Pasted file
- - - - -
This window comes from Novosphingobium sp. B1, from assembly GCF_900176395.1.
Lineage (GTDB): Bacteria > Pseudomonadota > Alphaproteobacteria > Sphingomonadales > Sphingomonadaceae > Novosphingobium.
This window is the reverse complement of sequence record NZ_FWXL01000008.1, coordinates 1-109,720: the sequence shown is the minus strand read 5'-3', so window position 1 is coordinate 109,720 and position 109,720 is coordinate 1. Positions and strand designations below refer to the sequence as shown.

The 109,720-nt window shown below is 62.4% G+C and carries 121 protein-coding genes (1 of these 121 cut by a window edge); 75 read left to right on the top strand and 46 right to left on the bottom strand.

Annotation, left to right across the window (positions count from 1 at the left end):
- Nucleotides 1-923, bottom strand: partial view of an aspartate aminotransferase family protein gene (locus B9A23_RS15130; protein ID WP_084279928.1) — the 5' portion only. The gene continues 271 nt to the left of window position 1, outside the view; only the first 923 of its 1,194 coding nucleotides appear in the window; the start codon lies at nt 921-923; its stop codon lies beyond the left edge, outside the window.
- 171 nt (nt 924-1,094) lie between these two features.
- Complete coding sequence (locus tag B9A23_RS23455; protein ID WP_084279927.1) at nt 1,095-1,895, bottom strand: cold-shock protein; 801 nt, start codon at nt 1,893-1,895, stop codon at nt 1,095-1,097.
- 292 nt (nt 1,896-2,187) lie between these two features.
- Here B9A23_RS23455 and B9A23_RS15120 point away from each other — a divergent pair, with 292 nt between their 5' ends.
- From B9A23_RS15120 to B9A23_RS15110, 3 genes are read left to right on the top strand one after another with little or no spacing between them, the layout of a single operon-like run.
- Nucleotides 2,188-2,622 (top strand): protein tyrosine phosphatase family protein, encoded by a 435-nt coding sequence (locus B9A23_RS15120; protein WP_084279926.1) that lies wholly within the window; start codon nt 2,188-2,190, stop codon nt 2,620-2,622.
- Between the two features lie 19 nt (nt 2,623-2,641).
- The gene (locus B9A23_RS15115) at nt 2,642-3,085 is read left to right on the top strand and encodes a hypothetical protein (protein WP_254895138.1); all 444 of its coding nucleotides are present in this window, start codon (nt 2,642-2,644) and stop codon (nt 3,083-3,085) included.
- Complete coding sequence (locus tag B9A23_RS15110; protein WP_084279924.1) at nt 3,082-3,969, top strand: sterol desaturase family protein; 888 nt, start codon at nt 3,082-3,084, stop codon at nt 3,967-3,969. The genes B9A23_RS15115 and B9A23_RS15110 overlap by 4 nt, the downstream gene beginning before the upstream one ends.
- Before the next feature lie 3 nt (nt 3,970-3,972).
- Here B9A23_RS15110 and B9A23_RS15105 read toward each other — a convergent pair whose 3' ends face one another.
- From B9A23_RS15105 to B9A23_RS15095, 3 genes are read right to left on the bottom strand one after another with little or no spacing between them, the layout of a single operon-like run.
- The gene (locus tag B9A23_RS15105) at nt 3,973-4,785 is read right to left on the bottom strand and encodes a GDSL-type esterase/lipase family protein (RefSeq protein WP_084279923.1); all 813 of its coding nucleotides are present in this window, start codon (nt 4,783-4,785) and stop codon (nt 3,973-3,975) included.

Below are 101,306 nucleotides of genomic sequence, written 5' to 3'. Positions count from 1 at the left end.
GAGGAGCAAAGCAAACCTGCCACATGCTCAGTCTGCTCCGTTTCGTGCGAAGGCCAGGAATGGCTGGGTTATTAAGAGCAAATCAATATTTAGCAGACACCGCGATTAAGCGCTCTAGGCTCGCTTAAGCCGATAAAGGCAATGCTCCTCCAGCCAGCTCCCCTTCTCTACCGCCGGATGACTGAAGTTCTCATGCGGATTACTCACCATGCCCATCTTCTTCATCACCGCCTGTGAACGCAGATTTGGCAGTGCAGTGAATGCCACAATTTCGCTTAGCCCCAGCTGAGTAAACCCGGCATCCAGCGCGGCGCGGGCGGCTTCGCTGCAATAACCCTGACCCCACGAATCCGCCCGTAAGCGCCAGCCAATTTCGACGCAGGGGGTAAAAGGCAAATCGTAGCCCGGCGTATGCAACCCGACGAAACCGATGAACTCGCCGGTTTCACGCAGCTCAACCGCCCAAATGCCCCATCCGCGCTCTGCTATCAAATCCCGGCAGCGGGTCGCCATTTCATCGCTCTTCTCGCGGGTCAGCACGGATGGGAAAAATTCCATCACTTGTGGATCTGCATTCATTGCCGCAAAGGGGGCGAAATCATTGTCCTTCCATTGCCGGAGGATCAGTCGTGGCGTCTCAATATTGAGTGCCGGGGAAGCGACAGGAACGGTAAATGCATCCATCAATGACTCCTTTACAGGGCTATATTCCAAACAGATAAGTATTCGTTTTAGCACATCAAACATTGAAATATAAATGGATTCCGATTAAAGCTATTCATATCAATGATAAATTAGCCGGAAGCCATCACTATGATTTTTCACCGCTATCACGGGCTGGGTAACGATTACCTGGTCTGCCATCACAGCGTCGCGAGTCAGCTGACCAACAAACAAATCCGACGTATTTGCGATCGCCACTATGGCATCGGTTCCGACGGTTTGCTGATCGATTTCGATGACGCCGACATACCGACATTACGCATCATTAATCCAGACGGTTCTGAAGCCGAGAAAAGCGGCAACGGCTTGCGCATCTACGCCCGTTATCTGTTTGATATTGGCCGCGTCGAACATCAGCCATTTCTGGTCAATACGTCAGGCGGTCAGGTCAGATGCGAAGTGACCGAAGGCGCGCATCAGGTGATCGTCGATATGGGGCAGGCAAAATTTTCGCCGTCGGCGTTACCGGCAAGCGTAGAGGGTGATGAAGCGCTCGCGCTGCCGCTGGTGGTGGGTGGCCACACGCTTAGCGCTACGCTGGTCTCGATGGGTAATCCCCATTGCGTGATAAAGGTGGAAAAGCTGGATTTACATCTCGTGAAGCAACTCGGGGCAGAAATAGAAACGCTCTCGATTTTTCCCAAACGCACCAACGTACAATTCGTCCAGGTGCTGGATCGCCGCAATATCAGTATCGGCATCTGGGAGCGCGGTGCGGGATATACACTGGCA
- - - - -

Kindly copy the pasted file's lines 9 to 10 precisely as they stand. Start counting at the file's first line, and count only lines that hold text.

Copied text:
- 292 nt (nt 1,896-2,187) lie between these two features.
- Here B9A23_RS23455 and B9A23_RS15120 point away from each other — a divergent pair, with 292 nt between their 5' ends.